Over the past year, many residential markets in CEE that have historically depended on credit buyers, have experienced a significant slowdown. This is not the case with Serbia’s residential market which has been dominated by cash buyers. At the same time, the local commercial real estate market also remains attractive to foreign investors, especially for the development of logistics and industrial facilities. These are just some of the conclusions of last week‘s Balkans Property Forum 2023, organised in Belgrade by Property Forum.
According to expert research, 70 percent of apartments in Serbia are paid for in cash, and the price per square meter is still dictated by inflation, rising prices of building materials and a lack of labour. Currently, home prices in Serbia are stagnating, and no one can predict with certainty what they will be like in 2024. Still, good news is coming from bankers: next year they expect inflation to decrease and interest rates to follow suit
„Serbia does not depend on credit customers, as is the case with many other countries in Europe, which are currently affected by a major crisis. There are still a lot of cash buyers in Serbia, both Russians, Ukrainians and our diaspora. The demand is a little slower, but it still exists, so bankers and people from the real estate sector are optimistic for next year,“ believes Nikola Đogatović, Director, Commercial Real Estate Sector at Novaston Real Estate Platform, who expects that Serbia will maintain that balance and that there won't be a big crisis like the one that gripped the world in 2007-2008.
Real estate prices depend not only on demand, but also on inflation at the European level and real purchasing power, and currently, the prices of all types of real estate in Serbia are at their maximum. In recent years, approximately 20,000 apartments have been sold in Belgrade per year, which is relatively small, but in 2023, these sales have pretty much stopped, not only due to inflation, and high prices but also unfavourable interest rates on loans.
According to Marija Savić, Director of Economic Research at Bank Intesa, inflation reached its peak in all countries at the beginning of the year, and in Hungary, it was the highest of all EU countries at 25%. In our country, it was at its peak in April, some 16%, and now we see that it is gradually falling everywhere.
On the other hand, the central banks of developing countries, which include our region, started tightening their monetary policy much earlier, so we now see that some banks are starting to stagnate interest rates, as is the case in Serbia and Romania, while Hungary has started interest reduction.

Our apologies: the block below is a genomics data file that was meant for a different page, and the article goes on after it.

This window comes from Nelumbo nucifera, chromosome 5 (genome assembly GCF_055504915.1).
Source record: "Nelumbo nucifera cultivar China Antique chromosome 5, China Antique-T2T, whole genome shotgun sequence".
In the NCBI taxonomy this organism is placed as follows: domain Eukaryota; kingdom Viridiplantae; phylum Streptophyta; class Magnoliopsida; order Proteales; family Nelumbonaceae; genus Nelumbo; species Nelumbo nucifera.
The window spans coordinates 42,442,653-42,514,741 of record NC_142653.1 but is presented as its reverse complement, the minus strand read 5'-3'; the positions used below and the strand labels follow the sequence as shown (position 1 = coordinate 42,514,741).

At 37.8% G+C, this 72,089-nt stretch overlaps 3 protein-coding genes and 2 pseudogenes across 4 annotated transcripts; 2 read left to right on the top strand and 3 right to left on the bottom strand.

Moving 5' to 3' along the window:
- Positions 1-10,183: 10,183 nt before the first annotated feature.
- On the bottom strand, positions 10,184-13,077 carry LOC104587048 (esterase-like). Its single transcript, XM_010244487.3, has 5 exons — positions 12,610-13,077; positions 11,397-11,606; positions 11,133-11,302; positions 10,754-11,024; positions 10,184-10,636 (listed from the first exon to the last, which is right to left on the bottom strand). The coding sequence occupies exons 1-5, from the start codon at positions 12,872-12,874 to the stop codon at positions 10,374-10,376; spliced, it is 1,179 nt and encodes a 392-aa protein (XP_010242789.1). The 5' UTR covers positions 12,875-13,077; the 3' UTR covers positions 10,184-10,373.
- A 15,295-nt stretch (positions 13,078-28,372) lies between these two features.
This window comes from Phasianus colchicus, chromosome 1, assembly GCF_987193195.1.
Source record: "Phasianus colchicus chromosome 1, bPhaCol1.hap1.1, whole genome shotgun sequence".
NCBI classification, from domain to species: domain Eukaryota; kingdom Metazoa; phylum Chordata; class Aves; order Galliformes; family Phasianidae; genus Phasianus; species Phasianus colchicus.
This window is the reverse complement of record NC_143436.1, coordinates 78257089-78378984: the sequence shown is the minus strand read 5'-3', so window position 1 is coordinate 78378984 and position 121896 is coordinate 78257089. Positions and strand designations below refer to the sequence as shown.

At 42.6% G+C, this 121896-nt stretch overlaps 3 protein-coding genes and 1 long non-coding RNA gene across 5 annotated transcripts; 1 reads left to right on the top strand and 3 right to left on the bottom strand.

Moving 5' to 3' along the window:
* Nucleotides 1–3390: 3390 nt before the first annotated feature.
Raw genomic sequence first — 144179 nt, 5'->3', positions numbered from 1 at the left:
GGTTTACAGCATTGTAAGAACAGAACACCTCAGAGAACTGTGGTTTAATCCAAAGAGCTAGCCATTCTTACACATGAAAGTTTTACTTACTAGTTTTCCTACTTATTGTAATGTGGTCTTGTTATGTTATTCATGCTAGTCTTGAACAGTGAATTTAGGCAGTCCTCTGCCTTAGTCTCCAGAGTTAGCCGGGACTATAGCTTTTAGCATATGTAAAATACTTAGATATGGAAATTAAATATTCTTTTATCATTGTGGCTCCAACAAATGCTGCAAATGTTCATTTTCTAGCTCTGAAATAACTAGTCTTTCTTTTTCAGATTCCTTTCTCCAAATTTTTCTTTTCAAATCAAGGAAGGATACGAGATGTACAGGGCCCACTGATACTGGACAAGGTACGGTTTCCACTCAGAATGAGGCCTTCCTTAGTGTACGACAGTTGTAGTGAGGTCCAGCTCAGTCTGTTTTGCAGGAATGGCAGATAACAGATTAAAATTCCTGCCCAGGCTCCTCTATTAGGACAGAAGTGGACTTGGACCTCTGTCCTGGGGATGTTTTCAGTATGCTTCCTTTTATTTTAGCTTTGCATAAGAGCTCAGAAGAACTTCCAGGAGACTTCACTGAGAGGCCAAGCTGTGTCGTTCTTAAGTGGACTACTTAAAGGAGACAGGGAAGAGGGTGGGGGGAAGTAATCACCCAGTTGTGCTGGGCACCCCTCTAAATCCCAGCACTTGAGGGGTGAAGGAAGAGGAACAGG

The demand for residential loans is currently stagnant, bearing in mind that many resident loans are linked to Euribor. The good news is that the ECB is currently pausing to raise interest rates, and some predict that inflation and interest rates will fall next year. Projections are that there will be a reduction in interest rates in September and December, which will also lead to a reduction in interest rates on resident loans, said Marija Savić, pointing out that there are no delays in the repayment of existing loans.
Huge potential for logistics developments
The crisis is also not drastically affecting the construction of industrial buildings. Serbia is still very interesting to international investors because it offers the possibility of building business, logistics, and industrial facilities under favourable conditions. According to Petar Kolognat, Head of Business Development Serbia at CTP, Serbia has positioned itself as a very attractive market for investors in recent years, especially when it comes to industrial facilities.
“CTP operates in 10 European countries and in many of them it is difficult to find quality land, and in the Czech Republic, it is no longer possible to buy land. In Serbia, this is not a problem. Serbia has enough land, which is one of the reasons why we are so active in the Serbian market. New industrial zones have been developed in Belgrade and Novi Sad, currently, zones are being developed in Niš and Jagodina, and the plan is to develop new industrial parks in Novi Sad and Jagodina so that we can be competitive in offering production spaces in locations where there is enough labour,“ said Petar Kolognat, who announced the construction of 150,000 square meters of new space in the next year.
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